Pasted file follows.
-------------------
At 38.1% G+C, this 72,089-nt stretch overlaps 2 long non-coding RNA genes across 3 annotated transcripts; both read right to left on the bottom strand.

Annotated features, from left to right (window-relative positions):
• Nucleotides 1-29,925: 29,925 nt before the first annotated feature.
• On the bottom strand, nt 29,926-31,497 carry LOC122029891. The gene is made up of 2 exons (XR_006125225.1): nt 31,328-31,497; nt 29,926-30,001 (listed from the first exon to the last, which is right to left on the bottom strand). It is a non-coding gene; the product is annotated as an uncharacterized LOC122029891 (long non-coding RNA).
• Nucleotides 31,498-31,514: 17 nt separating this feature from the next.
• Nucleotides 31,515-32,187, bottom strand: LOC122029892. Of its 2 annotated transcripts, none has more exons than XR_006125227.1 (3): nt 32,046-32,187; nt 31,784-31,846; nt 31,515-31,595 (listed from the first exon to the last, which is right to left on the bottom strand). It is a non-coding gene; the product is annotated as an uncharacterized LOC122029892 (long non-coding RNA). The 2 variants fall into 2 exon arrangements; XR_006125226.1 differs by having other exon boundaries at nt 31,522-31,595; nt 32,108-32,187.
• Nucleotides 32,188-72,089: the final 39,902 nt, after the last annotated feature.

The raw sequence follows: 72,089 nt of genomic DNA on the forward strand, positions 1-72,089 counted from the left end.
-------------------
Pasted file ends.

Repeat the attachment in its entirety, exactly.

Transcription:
At 38.1% G+C, this 72,089-nt stretch overlaps 2 long non-coding RNA genes across 3 annotated transcripts; both read right to left on the bottom strand.

Annotated features, from left to right (window-relative positions):
• Nucleotides 1-29,925: 29,925 nt before the first annotated feature.
• On the bottom strand, nt 29,926-31,497 carry LOC122029891. The gene is made up of 2 exons (XR_006125225.1): nt 31,328-31,497; nt 29,926-30,001 (listed from the first exon to the last, which is right to left on the bottom strand). It is a non-coding gene; the product is annotated as an uncharacterized LOC122029891 (long non-coding RNA).
• Nucleotides 31,498-31,514: 17 nt separating this feature from the next.
• Nucleotides 31,515-32,187, bottom strand: LOC122029892. Of its 2 annotated transcripts, none has more exons than XR_006125227.1 (3): nt 32,046-32,187; nt 31,784-31,846; nt 31,515-31,595 (listed from the first exon to the last, which is right to left on the bottom strand). It is a non-coding gene; the product is annotated as an uncharacterized LOC122029892 (long non-coding RNA). The 2 variants fall into 2 exon arrangements; XR_006125226.1 differs by having other exon boundaries at nt 31,522-31,595; nt 32,108-32,187.
• Nucleotides 32,188-72,089: the final 39,902 nt, after the last annotated feature.

The raw sequence follows: 72,089 nt of genomic DNA on the forward strand, positions 1-72,089 counted from the left end.